The most detailed type of Police check carried out in Scotland is the Enhanced Disclosure. Until very recently, this was the type of check carried out on people working or volunteering with children or other vulnerable people, until that sort of checking was replaced by the Protecting Vulnerable Groups (PVG) scheme. Enhanced Disclosure still exists though, and there are a number of situations in which you might have to apply for one.
Who Needs Enhanced Disclosure
People applying for jobs or wanting to volunteer in certain types of work might need a more thorough check than the Basic or Standard Disclosure offers. This could include as part of a vetting process for people who put themselves forward as potential adopters or foster parents, people wanting to apply to work as a taxi driver, or people who are applying for gambling licences. Employers will know what sort of disclosure is needed for each position, and when applying to the local Council for a specific type of licence, they will tell you what checks you need to have done, and how to organise this.
Registration for Disclosure
The person who is the subject of the Disclosure will have to fill in the form with all of their personal details, but the form will then have to be checked and countersigned by someone registered with Disclosure Scotland before being sent off. Most large organisation and Councils will have someone registered. The person applying for the disclosure checks will have to show the registered person identity documents such as passport and utility bills to prove address, and the registered person will sign the form to state they have seen the documents and verified the applicant’s identity.
What is on an Enhanced Disclosure Form?
The enhanced disclosure check is more detailed than the other forms of disclosure certificate. It shows all unspent convictions and any spent convictions which the Police feel might be relevant to the type of position being applied for, any unspent cautions, details about inclusion on the Sex Offenders’ register, and any “other relevant information” which the Police hold about the person. This other relevant information is the part which worries many applicants, but these fears are often unnecessary. Things like being given points for speeding or a ticket for littering is not going to be relevant in most cases, but information that the Police have spoken to you several times over the course of a year about suspected violence or drugs offences might be.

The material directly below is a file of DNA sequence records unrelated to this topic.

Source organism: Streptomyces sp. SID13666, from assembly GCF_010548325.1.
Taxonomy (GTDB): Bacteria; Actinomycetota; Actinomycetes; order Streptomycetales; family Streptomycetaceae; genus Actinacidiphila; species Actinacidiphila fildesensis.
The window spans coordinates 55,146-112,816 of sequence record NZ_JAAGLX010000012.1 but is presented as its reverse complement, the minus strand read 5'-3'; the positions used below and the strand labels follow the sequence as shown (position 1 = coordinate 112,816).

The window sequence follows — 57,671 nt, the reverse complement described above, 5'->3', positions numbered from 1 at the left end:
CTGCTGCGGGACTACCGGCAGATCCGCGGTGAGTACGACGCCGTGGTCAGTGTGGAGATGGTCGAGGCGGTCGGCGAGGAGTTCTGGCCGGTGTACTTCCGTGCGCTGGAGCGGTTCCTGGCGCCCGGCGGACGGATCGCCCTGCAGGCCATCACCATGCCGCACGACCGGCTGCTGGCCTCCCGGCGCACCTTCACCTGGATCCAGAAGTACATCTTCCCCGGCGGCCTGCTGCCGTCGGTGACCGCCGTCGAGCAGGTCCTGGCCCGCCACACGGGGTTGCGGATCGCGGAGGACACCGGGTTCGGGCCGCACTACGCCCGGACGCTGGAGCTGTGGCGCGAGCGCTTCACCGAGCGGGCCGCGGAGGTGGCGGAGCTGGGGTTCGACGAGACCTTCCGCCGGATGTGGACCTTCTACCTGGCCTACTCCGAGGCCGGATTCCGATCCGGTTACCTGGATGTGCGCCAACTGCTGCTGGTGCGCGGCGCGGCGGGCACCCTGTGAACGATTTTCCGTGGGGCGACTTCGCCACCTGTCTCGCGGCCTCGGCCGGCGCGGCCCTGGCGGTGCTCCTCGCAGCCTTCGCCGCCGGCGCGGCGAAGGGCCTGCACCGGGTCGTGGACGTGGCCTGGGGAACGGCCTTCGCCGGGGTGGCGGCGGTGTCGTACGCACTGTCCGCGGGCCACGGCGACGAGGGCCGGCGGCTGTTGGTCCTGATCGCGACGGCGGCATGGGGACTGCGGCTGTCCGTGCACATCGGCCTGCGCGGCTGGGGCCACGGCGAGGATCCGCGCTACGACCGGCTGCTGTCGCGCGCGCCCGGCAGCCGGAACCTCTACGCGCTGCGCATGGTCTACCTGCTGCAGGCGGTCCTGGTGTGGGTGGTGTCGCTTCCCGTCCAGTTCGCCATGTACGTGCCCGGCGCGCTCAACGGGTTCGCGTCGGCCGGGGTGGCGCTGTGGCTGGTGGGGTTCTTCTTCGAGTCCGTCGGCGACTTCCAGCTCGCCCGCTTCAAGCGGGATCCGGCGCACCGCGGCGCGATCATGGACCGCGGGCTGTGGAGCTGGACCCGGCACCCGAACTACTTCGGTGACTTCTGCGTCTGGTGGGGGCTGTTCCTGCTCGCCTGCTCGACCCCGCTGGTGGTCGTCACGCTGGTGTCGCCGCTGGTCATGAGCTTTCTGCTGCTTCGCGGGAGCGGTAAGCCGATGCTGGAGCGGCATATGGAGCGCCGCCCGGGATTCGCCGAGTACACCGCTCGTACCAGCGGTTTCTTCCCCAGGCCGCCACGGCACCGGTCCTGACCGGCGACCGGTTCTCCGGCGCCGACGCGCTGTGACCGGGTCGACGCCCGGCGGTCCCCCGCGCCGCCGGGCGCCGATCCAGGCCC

Decision Making Tool
It is important to remember that whatever type of disclosure you are applying for, the Police and Disclosure Scotland never make recommendations about whether or not someone should be given a job or granted a licence. The disclosure form is simply a statement of fact, and using the information on the certificate, the employer makes a judgement call based on the information, the length of time since the offences happened, and what the applicant has been able to tell them about the circumstances of the offences.